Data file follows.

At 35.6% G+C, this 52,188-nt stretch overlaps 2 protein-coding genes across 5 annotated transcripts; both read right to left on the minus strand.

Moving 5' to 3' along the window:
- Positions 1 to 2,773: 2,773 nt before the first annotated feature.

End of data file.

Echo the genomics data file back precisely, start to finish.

At 35.6% G+C, this 52,188-nt stretch overlaps 2 protein-coding genes across 5 annotated transcripts; both read right to left on the minus strand.

Moving 5' to 3' along the window:
- Positions 1 to 2,773: 2,773 nt before the first annotated feature.